• The CPSC's final rule also provides specific examples regarding when certain types of products will be considered children's products. Examples provided by the CPSC relate to furnishing and fixtures, CDs and DVDs, books, sports and recreation equipment, and jewelry. Within these categories, examples of products that the CPSC may consider to be a children's product include:
• Furniture that would primarily appeal to children, such as child-sized desks and chairs, and furniture decorated with child-themed items;
• Children's movies, games, and education software;
• Low-cost jewelry bearing childish themes that are sold with other children's products or sold at a store that primarily contains children's products;
• Books that match the interests and cognitive capabilities of children 12 years old or younger; and
• Sporting equipment that is sized for children 12 years old or younger or contains features that make that equipment more appropriate for children 12 years old or younger than adults.
• Certain high-cost adult collectible products, such as model trains and railroad products that are primarily used by adult hobbyists, would not be deemed children's products. The final rule provides factors to guide manufacturers in their determination of whether a product is an adult collectible product or a children's product, such as cost, fragile features, limited production, and other elements that make the product inappropriate for children 12 years old or younger.
• New language in the final rule also addresses art materials, science equipment, and musical instruments used by children 12 years old or younger. For example, the new rule notes that if a distributor or retailer sells or rents a general use product in bulk to entities that distribute the product to children 12 years old or younger in education settings, this action by itself will not convert an otherwise general use product into a children's product. On the other hand, the final rule notes that if a product is packaged in a way that expressly or impliedly indicates that the product is designed primarily for children 12 years old or younger ( e.g. , graphics, themes, labeling, or instructions indicating the age target of the product), then the Commission may consider the product a children's product.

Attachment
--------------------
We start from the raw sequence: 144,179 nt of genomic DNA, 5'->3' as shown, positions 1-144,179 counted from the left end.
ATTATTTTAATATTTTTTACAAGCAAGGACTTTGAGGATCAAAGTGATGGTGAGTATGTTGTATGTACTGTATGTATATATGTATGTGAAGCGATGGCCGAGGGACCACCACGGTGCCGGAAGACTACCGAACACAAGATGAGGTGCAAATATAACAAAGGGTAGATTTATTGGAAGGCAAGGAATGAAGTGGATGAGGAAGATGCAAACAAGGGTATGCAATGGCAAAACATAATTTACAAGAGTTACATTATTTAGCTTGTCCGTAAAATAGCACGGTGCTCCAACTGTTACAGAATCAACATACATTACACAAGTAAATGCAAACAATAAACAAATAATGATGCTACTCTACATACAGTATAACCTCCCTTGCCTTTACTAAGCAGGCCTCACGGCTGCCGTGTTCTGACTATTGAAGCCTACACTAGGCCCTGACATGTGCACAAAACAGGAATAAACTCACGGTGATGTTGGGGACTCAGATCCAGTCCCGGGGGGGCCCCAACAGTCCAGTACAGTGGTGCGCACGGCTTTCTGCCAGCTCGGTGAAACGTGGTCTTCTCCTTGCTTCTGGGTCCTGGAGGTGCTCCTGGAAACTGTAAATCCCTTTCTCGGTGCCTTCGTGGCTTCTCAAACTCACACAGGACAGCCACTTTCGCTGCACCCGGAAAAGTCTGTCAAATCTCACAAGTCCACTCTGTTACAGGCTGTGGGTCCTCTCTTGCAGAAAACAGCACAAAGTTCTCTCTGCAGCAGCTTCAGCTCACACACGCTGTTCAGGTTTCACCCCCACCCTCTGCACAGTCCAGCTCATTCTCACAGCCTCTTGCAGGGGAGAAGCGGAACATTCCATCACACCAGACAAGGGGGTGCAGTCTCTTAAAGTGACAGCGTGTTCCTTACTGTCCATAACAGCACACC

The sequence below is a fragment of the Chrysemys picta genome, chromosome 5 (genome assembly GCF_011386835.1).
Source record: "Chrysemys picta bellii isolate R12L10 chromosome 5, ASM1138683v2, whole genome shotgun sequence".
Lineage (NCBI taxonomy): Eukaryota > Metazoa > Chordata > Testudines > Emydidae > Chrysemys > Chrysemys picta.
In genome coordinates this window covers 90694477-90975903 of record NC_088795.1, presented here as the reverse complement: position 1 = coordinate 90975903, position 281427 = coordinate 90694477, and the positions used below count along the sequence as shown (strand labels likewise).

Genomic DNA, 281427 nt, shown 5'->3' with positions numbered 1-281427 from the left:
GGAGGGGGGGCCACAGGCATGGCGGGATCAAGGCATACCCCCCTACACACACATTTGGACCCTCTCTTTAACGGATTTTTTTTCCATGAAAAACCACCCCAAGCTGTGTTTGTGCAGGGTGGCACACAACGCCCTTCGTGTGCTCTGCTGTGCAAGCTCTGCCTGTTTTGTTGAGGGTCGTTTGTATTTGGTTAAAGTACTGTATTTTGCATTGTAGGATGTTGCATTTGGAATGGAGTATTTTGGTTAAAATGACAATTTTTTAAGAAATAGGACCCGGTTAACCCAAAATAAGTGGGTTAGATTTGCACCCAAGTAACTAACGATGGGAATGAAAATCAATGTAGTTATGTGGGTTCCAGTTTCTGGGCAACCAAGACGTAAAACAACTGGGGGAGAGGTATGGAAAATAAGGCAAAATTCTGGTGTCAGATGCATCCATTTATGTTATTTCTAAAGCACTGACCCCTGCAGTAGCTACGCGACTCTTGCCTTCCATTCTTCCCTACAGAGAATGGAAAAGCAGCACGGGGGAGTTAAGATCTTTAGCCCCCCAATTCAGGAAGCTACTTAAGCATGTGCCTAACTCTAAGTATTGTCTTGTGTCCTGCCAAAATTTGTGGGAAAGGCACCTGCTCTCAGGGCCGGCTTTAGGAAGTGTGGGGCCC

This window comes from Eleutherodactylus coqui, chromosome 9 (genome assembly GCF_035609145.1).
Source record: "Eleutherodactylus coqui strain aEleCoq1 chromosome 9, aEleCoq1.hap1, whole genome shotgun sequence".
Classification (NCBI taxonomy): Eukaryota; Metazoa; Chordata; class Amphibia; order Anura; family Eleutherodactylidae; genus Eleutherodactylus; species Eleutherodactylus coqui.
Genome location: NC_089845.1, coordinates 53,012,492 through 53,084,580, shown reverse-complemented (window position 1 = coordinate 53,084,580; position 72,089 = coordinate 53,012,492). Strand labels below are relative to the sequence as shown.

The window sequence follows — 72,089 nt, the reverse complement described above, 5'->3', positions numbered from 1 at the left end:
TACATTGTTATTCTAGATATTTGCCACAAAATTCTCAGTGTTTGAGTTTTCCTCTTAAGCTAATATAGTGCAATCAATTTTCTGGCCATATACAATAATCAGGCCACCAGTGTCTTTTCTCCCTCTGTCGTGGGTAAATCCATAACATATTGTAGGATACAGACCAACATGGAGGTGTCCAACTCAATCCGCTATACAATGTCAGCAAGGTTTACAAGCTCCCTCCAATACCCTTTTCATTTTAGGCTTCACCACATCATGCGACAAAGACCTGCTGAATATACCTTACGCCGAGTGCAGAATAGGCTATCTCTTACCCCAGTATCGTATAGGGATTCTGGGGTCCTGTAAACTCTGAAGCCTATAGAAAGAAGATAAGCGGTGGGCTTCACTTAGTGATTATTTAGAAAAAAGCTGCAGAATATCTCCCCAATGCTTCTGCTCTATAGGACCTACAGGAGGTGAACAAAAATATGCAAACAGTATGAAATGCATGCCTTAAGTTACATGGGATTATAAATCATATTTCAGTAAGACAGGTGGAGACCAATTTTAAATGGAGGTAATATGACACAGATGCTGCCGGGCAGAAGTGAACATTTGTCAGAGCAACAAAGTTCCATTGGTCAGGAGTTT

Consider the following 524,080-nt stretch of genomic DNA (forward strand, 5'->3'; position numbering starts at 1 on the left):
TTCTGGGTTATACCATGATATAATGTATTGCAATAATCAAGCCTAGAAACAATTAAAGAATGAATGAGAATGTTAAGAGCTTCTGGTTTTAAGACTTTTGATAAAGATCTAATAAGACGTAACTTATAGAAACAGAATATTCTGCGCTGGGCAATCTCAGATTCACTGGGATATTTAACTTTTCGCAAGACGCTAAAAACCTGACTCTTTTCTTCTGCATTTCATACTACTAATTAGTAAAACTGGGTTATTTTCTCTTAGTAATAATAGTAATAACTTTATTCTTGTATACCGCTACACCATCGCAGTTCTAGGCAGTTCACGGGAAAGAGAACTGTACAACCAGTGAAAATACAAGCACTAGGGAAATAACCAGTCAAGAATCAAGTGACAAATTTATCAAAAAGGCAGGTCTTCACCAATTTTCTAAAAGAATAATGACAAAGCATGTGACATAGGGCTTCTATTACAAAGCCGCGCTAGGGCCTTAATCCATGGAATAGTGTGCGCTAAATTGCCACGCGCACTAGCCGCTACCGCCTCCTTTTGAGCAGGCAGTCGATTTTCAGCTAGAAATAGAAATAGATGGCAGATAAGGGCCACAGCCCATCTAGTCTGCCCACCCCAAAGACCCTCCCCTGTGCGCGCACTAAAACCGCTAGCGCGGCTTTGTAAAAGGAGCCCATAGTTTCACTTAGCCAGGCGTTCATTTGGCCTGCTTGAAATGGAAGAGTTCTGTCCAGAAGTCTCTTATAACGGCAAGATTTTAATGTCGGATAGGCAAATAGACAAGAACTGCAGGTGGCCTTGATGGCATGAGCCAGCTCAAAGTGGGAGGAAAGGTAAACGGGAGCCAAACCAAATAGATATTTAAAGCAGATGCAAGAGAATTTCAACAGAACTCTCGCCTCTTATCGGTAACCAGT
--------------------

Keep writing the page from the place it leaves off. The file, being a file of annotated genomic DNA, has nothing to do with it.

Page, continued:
• Additionally, the CPSC added language to the final rule clarifying that art materials do not require third-party testing and certification to demonstrate compliance with the Labeling of Hazardous Art Materials Act ("LHAMA"). Art materials designed or intended primarily for children 12 years old or younger, however, do have to be third-party tested to demonstrate compliance with the CPSIA.
Negative Votes From Commissioners Nord And Northup
Commissioners Nancy Nord and Anne Northup voted against the final rule. Commissioner Nord criticized the rule's broadness and lack of clarity noting that the "final rule lacks useful guidance for the staff and even less clarity for the regulated community" and includes products within the definition of children's products that do not pose a significant safety risk for children. Commissioner Northup also criticized the broadness of the rule, which does not accomplish her stated goals - to "reduce the number of products that must unnecessarily bear the burdens imposed by the [CPSIA]" and "provide clarity to manufacturers."
Additionally, Commissioner Nord criticized the rule's effective date. As noted, the final rule will become effective upon its publication in the Federal Register, immediately subjecting products that have "morphed into children's products because of this rule" to the CPSIA's requirements. Although the final rule is an interpretative document and not a regulation, Commissioner Nord noted that the CPSC will use the guidance in the document for compliance decisions, therefore, companies that do not comply with the rule could likely face compliance actions. 1 The final rule is available at http://www.cpsc. gov/about/cpsia/frchildprod.pdf.
2 15 U.S.C. § 2052(a)(2).
Christie Grymes is a Partner in the firm's Washington, D.C. office and Chair of the Consumer Product Safety practice group. She focuses her practice on consumer protection matters, including advertising, product safety, competitor challenges, promotions and privacy.